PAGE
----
The problem is, it’s not enough for the officer to intend to search for a weapon; he must state his reasonable grounds for suspecting a concealed weapon. As far as we know, no reasonable grounds have been offered by BX47.
Secondly, if an officer suspects a person of possessing a weapon, they are required to take particular actions. They must contain and control the person. Isolate him at a distance. Failing that, take hold of him, handcuff his hands to restrict movement. Stop him reaching for a weapon to ensure officer and public safety.
But that’s not what we see in the video footage. The type and degree of force the officer used were incompatible with his claim that Rashan may have had a weapon.
The suspected weapon claim fails the test of scrutiny.
Police claim: officer saw Rashan put something in his mouth
Colin Gibbs of the Crown Prosecution Service claims that the shop’s CCTV shows the officer had a “line of sight” to Rashan as he enters the shop and appears to place an item in his mouth.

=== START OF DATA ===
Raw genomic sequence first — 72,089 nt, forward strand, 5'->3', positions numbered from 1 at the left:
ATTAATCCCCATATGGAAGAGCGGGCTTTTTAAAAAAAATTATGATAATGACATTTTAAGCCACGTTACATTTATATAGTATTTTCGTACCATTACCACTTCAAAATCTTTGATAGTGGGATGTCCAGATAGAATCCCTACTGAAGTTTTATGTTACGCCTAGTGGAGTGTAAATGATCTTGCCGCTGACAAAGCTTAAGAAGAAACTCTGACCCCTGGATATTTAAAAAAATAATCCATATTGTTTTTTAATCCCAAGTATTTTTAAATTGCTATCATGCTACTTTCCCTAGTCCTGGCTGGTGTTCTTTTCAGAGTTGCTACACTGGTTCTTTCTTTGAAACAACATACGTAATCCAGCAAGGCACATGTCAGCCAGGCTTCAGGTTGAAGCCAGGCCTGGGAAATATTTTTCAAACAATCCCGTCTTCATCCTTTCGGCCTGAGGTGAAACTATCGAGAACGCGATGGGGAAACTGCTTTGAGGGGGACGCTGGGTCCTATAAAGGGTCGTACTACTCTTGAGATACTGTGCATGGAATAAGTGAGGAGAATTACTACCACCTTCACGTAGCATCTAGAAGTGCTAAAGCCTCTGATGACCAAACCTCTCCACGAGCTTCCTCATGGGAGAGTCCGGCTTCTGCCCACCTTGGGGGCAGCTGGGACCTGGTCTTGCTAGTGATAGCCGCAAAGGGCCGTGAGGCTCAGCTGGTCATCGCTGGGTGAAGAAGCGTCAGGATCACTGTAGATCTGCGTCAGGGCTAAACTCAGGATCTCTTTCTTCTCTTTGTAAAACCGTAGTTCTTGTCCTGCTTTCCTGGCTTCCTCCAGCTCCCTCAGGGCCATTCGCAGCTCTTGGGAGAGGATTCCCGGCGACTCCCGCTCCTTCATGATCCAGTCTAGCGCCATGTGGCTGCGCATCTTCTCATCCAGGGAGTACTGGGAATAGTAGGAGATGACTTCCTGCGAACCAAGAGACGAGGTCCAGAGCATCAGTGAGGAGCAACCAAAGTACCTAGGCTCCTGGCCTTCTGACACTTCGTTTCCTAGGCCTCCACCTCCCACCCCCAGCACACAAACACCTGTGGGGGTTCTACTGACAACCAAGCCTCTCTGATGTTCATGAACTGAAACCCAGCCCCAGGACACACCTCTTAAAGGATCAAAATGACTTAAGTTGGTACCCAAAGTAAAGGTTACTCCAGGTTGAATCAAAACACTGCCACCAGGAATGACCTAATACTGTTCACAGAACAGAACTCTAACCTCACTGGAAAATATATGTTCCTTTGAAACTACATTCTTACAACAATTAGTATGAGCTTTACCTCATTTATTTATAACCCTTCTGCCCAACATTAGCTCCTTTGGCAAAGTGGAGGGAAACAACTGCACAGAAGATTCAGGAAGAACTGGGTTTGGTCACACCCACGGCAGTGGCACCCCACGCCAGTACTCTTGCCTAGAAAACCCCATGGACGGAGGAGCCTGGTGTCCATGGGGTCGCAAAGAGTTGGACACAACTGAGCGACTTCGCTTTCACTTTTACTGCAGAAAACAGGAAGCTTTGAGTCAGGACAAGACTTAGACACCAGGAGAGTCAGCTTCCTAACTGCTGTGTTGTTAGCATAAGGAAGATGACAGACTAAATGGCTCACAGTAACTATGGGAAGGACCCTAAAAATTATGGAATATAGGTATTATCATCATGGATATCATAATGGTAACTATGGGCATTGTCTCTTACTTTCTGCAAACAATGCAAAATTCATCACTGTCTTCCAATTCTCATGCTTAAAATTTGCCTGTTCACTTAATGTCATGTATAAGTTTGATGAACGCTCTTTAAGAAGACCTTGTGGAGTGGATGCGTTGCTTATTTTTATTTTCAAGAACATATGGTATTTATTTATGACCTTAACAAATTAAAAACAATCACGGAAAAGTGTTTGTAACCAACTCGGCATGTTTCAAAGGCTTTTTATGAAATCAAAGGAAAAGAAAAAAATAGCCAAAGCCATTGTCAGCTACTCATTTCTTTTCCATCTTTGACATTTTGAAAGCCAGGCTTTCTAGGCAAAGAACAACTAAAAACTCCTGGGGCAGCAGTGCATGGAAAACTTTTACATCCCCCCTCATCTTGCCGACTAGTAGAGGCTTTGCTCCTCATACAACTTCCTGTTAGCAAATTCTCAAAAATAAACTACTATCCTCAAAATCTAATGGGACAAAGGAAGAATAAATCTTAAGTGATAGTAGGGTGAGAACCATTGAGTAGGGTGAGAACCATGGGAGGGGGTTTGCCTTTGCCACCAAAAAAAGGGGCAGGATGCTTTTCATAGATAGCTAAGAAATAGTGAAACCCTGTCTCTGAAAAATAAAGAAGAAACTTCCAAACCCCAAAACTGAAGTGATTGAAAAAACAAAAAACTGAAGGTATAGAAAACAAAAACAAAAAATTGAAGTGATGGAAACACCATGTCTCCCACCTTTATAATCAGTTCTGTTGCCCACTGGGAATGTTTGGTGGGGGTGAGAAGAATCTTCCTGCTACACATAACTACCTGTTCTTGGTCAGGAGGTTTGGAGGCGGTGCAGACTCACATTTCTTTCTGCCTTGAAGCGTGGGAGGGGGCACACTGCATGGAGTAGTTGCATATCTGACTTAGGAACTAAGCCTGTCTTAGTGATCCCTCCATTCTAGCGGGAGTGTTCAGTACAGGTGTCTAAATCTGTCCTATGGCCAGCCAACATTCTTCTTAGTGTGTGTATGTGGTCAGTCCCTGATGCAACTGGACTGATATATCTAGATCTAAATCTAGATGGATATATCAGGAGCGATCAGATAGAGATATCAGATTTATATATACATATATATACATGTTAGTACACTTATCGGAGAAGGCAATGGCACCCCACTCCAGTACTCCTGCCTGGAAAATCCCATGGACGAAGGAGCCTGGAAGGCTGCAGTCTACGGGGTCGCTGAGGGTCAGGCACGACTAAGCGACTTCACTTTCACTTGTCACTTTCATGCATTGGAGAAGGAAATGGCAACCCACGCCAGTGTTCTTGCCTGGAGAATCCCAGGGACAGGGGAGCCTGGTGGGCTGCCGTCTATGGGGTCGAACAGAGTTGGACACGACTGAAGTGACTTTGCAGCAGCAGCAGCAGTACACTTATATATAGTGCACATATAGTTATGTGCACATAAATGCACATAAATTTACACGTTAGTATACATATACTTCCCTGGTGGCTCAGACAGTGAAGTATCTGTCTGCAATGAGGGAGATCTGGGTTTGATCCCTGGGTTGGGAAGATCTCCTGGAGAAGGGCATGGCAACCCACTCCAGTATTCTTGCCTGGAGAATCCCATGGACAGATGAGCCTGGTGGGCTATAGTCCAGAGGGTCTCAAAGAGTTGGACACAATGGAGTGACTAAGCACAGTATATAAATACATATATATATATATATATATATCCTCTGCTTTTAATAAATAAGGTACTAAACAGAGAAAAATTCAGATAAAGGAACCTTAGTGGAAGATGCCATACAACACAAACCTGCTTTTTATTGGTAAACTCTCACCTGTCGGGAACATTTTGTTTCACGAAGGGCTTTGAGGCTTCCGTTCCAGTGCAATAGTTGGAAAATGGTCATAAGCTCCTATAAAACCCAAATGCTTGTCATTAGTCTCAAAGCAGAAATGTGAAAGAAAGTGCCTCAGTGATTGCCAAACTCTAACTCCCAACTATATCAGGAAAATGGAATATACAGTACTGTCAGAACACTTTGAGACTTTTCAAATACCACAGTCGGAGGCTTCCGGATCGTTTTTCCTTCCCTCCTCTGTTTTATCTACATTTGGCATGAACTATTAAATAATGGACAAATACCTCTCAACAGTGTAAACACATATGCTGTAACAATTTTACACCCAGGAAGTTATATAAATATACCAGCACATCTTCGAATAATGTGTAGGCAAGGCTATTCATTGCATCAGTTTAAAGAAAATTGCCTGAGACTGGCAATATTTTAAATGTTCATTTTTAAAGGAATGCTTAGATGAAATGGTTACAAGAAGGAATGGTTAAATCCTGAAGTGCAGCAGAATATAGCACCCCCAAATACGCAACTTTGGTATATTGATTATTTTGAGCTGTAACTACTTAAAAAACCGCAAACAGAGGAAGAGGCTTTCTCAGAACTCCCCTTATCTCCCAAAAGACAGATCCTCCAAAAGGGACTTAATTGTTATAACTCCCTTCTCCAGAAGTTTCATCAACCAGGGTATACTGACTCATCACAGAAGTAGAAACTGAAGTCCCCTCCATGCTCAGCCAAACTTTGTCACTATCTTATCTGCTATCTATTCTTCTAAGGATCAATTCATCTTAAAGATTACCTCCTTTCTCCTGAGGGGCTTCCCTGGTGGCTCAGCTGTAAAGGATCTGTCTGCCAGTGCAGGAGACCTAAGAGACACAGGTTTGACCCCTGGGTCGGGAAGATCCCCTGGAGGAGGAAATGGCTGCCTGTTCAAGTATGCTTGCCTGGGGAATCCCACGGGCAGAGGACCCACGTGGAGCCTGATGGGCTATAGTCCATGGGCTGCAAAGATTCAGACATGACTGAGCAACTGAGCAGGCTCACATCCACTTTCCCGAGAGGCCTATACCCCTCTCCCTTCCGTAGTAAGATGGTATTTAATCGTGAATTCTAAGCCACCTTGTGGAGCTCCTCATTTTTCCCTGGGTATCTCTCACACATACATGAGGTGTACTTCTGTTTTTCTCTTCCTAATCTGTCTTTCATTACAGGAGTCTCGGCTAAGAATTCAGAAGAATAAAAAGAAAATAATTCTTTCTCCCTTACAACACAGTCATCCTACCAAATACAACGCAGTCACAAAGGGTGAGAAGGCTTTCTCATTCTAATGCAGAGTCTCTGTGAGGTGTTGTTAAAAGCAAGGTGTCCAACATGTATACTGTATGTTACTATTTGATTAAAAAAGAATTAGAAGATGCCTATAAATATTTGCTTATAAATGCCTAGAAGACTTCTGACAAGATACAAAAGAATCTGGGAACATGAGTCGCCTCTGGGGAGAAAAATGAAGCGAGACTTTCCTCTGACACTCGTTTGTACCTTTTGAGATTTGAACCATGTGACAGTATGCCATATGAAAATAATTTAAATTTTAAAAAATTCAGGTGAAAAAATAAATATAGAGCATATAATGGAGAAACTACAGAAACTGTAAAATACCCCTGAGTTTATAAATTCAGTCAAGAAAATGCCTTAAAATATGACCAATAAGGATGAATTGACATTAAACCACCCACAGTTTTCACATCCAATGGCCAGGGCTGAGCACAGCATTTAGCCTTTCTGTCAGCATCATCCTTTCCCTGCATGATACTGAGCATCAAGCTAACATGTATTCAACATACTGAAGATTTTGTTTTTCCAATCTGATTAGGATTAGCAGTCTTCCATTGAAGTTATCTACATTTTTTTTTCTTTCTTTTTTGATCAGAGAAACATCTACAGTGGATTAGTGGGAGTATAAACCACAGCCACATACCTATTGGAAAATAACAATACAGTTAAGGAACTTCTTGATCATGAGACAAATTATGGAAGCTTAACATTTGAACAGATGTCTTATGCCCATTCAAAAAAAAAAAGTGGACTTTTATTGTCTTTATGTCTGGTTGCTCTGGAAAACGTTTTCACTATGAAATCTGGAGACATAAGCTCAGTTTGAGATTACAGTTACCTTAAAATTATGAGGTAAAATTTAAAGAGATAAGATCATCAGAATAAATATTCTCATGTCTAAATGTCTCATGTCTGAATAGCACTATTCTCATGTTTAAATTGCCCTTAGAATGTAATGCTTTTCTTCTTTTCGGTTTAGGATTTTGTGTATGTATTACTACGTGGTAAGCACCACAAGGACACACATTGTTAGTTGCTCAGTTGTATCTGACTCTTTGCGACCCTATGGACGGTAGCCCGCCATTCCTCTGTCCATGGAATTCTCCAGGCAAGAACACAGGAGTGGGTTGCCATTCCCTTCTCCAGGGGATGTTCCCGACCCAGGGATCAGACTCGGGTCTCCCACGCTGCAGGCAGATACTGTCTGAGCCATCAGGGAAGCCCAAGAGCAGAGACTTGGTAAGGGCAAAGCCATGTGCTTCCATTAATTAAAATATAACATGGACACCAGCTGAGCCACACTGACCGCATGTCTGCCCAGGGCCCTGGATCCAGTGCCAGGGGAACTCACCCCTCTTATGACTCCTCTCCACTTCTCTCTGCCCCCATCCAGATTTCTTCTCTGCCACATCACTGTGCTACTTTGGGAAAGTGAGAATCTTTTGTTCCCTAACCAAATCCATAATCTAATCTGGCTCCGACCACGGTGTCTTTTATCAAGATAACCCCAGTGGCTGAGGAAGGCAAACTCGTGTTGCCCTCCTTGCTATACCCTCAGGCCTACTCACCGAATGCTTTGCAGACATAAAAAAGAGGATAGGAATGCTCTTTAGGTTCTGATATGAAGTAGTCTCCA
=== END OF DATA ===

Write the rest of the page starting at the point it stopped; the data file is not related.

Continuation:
The officer has stated that “he saw Rashan making a movement of his arm and hand at this time”.
As we’ve seen, the officer enters the shop seconds after Rashan. He is in pursuit, but he has to turn a corner at the door — as did Rashan — to enter the shop.
If, as claimed, the officer suspected Rashan had concealed drugs in his mouth, his training would tell him that a neck hold and hard throw to the ground puts Rashan at obvious risk of choking.
The same goes for a forcible mouth search, which, as we’ve discussed, and for reasons that must by now be obvious, is a multiple officer tactic, carried out in controlled conditions, and should not be attempted alone. There is no UK police training that equips or enables a solitary officer to safely carry out a forced mouth search.
The claim that the officer saw Rashan put something into his mouth is not convincing.
Crown Prosecution Service claim: an independent expert on restraint techniques supports police accounts